1913 in Vienna
A tiny geographic treasure like Vienna gave rise to modern history's most influential personalities.
Vienna is synonymous with lavish balls, music, the waltz and sensational works of art. However, the heart of Europe hides many secrets under its veil of a perfect city. Here, in 1913 Stalin, Marshall Tito, Trotsky, Freud and Hitler all lived only a few miles apart from each other. Vienna was a buzzing, lively, modern and intellectually challenging place in those times, attracting personalities from all over the world - and this remains true still today.
Trotsky, a Russian dissident who wrote for the renowned Russian magazine “Pravda”, that was gaining in popularity during the Russian Revolution, mentioned seeing a man that particularly resembled the future leader of the Soviet Union: born Vissarionovich Dzhugashvili, but known as Koba to most of his friends and in the future referred to as Joseph Stalin. This was what Trotsky wrote: "I was sitting at the table, when the door opened with a knock and an unknown man entered. […] He was short... thin... his greyish-brown skin covered in pockmarks... I saw nothing in his eyes that resembled friendliness."
While Trotsky and Stalin were on the run, Freud was already well established in the Viennese society and was actively operating on the Berggasse, in the 9th district. What used to be his home has now been turned into the Freud Museum, where the famous psychoanalyst discovered so many of the secrets of the human mind.
The 9th district is not only historically and architectonically highly interesting, there are also cool cafes and restaurants worth mentioning - Café Berg is one of them: a gay couple runs this restaurant and they offer outstanding delicacies from the Austrian and International cuisines. Check our restaurant section to find out more!
But back to 1913… While Freud was working on his studies and Europe’s 20th century, history was about to be written. Josip Broz, the to-become Yugoslavia’s leader otherwise known as Marshal Tito, worked as a test driver at the Daimler automobile factory in Wiener Neustadt, a city just south of Vienna. He still didn’t know about it then; but in the autumn of that same year he would be conscripted into the Austro-Hungarian Army – and forced to fight for the Austrians during the First World War.
Nowadays, Wiener Neustadt offers a few interesting sights for visitors, including the Cathedral, the Church of St. Peter and der Sperr or the Herzog Leopold Street. Check out our excursion suggestions outside Vienna!
And then there was another ambitious man living in Vienna beginning of the 20th century; a man who desperately tried to get accepted to study at the Viennese Academy of the Arts. His dream was to become painter, and in thouse days his fingers were always dirtied by paint. As Frederic Morthon, the famous Jewish Austrian writer who later emigrated to the Unite States, wrote that during his time in Vienna, the painter held many abrupt speeches “on morality, racial purity, the German mission and Slav treachery, on Jews, Jesuits, and Freemasons”.
This man was Adolf Hitler.
He never managed to be admitted by the Academy of Arts in Vienna, and soon lived on the streets; endeding up in a homeless shelter. From 1909 until 1913, Hitler stayed at a boarding shelter house. Houses like these were mainly financed by emperor’s Franz Josef’s charity fund in those times.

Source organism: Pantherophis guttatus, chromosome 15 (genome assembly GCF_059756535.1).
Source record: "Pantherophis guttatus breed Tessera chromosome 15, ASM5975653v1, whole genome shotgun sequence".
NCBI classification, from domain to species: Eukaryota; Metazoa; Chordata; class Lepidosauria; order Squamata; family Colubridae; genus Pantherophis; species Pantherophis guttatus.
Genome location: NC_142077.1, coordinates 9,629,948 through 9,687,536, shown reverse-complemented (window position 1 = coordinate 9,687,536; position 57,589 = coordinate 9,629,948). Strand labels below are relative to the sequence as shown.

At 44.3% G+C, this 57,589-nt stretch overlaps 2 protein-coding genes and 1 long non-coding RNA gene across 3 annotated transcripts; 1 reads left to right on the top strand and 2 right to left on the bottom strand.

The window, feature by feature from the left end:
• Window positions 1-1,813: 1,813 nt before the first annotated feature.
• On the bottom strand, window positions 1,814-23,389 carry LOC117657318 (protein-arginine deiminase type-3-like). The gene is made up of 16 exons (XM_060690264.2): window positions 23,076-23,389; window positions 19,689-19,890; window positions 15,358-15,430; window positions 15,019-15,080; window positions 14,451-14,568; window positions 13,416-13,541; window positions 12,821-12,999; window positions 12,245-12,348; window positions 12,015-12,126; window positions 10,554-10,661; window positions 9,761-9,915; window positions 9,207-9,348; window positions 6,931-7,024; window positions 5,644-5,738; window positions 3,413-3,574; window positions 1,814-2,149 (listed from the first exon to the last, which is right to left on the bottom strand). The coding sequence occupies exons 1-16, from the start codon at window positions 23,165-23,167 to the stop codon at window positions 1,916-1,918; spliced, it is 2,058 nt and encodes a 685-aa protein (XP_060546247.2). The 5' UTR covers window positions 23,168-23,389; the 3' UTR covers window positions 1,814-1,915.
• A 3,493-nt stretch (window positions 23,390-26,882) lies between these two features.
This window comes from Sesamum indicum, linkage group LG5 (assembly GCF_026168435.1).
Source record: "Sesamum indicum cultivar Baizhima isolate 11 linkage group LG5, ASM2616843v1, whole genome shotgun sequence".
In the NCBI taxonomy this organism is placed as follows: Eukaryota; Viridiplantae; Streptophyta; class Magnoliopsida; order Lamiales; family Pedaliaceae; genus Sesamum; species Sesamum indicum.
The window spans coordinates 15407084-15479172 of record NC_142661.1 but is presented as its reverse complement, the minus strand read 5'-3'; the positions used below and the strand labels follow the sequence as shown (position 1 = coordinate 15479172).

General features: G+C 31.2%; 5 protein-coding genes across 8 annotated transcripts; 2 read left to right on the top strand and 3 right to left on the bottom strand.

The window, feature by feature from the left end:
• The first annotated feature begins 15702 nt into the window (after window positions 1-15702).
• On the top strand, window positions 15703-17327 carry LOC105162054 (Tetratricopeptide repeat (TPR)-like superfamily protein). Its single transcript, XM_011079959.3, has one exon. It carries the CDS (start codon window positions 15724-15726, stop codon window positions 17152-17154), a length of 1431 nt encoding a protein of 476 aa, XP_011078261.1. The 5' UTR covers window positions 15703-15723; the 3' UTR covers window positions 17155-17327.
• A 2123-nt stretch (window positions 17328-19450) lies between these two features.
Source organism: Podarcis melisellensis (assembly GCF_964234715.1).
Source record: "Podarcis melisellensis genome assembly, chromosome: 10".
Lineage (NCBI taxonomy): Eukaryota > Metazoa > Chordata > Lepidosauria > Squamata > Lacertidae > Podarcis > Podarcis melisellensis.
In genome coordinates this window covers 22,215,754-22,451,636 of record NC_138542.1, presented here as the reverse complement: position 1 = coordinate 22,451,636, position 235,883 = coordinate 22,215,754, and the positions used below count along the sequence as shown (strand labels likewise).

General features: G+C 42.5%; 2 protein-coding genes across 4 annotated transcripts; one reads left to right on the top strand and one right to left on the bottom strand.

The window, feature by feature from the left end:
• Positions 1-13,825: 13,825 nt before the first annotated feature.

Until today, Vienna is known for its tradition of coffee houses. But how did this tradition start? When did people start hanging out and exchanging so many ideas and thoughts in cafes? Well, it was around 1913, when Vienna was teeming with people of different nationalities and cultural backgrounds. This was mainly due to the ampleness of the Austro-Hungarian Empire: over 650.000 km2, over 52 million inhabitants and 15 different nations.
During this time, Vienna truly was a cultural melting pot with people coming from Bohemia, Moravia, Trieste and other parts of the Empire. In those days the intellectual community was relatively small and communication and interchange of information was particularly easy. Most of this exchange happened at coffee houses all around Vienna – there a many of them in every district.
The coffee house tradition has remained till today – both local Viennese and visitors from abroad enjoy the coffee, delicious cakes and international newspapers, you can stay there for hours and enjoy the atmosphere.
Hitler and Trotsky, both frequented “Café Central”, one of the most famous coffeehouses in Vienna and highly recommended. The Café Central is located in the 1st Viennese district and is part of the Palais Ferstel, designed by architect Heinrich von Ferstel. Back in the day, the Café Central also saw Vladimir Lenin as a frequent patron of the establishment.
A famous story that underlines the importance and repute of this café, tells that Victor Adler, leader of the labor party and later on the founder of the Social Democratic Workers Party in Vienna, stated that the war would also provoke a revolution in Russia to Count Berchtold, the Imperial foreign Minister at the outbreak of WWI, who replied: “…and who will lead this revolution? Perhaps, Mr. Bronstein (Trotsky), sitting over there at Café Central?”.
It is unsure whether Tito met Hitler, or Hitler met Trotsky or Stalin met Tito, but many different works suggest that such encounters did happen.
In any case, Vienna surely can be defined as the incubator for the collapse of the Austro Hungarian empire in 1918. This implosion was caused by the assassination of Archduke Franz Ferdinand, which then led to the start of WWI and launched the political careers of all the personalities mentioned above: Tito, Stalin, Hitler and Trotsky. It’s hard to imagine, yet somewhat fascinating, that a tiny geographic treasure like Vienna gave rise to modern history’s most influential personalities that shaped the course of modern Europe and the world.